I'm really concerned about the safety of the Sonoff devices.
These photos show a TH-16 unit that was fed from a 13amp fused spur (240V) and feeding a 3kW fan heater. Total load was less than 13A, yet this is the second Sonoff that has self-destructed in 4 months. Although there has been a recall for the PCB track tinning, I believe the fault is with the fuse clips. That is where the charring of the board is the worst - the board has literally melted and the fuse bent over to touch the terminal block (by gravity).
What is the rating of the clips? Schurter of Germany make some of the best, and they are only rated at 10amp (http://uk.farnell.com/…/fus…/dp/1453528…)
Until this is sorted I am only running heaters on half power, and am tempted to short out the fuses, as they are protected by a 13A fuse at the spur.
Hi, I have just experienced the same problem with my TH16. In my case I was running a water heater rated at 3kW, 230V, I measured current independently at 13A. In this use case, the system as set up was operating for at about a month, and typical operation was relay open for 20 hours out of 24, and closed and under current for about 3 hours.
The TH16 date code appears to read 2017 - 2 - 10 but is partially damaged.
The unit was mounted sideways against a water cylinder, and there was almost nothing left of the fuse. It appears to have melted and burned a hole through the side of the housing on to the surface below, which is where I found a lump of solder mixed with glass and the remains of the fuse holder ends.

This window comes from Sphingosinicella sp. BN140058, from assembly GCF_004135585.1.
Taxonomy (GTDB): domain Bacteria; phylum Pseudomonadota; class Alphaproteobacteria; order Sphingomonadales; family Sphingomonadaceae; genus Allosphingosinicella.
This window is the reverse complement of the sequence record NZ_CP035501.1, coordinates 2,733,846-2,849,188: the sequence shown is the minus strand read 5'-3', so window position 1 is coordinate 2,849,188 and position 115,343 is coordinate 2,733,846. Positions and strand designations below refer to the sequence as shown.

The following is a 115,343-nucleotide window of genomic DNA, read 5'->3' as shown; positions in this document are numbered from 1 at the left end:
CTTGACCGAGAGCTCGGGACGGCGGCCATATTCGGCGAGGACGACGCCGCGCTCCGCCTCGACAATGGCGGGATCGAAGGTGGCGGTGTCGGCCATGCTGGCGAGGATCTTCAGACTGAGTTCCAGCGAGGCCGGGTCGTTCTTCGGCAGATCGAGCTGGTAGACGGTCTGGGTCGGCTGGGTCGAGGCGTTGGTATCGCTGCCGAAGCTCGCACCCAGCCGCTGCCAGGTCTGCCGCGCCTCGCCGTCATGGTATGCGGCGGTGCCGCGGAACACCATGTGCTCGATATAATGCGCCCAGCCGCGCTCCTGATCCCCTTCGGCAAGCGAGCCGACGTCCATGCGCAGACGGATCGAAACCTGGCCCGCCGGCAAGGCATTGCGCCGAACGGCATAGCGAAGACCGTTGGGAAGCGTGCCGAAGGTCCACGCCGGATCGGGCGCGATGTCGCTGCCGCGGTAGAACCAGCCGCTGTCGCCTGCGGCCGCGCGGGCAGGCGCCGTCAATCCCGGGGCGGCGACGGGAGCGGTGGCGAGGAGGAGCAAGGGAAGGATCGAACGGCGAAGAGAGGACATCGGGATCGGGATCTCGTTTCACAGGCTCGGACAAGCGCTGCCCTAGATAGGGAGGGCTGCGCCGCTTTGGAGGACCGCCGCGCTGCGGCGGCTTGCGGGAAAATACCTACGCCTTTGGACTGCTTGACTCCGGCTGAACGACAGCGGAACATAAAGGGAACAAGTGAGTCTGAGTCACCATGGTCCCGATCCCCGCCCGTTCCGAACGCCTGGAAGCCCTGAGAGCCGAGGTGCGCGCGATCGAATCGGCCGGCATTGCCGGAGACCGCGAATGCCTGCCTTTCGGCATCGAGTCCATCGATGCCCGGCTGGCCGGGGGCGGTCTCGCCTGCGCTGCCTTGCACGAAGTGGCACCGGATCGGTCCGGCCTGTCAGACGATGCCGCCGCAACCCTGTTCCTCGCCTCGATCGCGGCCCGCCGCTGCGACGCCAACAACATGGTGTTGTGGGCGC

I have just had my 3rd Sonoff fail - again driving a heater. This one was only 2kW (230V), so way below the 16A rating. It also shows that it is the fuse clips that cause the problem, not the PCB tracks. The heat from the fuse/clip junction conducts back to the PCB and melts the solder under the clips.
I will be soldering a 2.5mm copper link across the fuse clips from now on. They are just not fit for purpose.
I am also concerned that there has been no comment at all from Itead on this matter - don't you care guys?
Looks like itead have listened - have a look at the new dual Mk2:
They are using a solid link to replace the fuse!
Can anybody confirm if the units which are failing are V1 or V2 boards and any indications as to whether the issue has been addressed?
I'm running a 2.5k heater from a TH16 (albeit for very short bursts, 5 minutes at a time maximum) but am very concerned to see examples of these switches failing like this.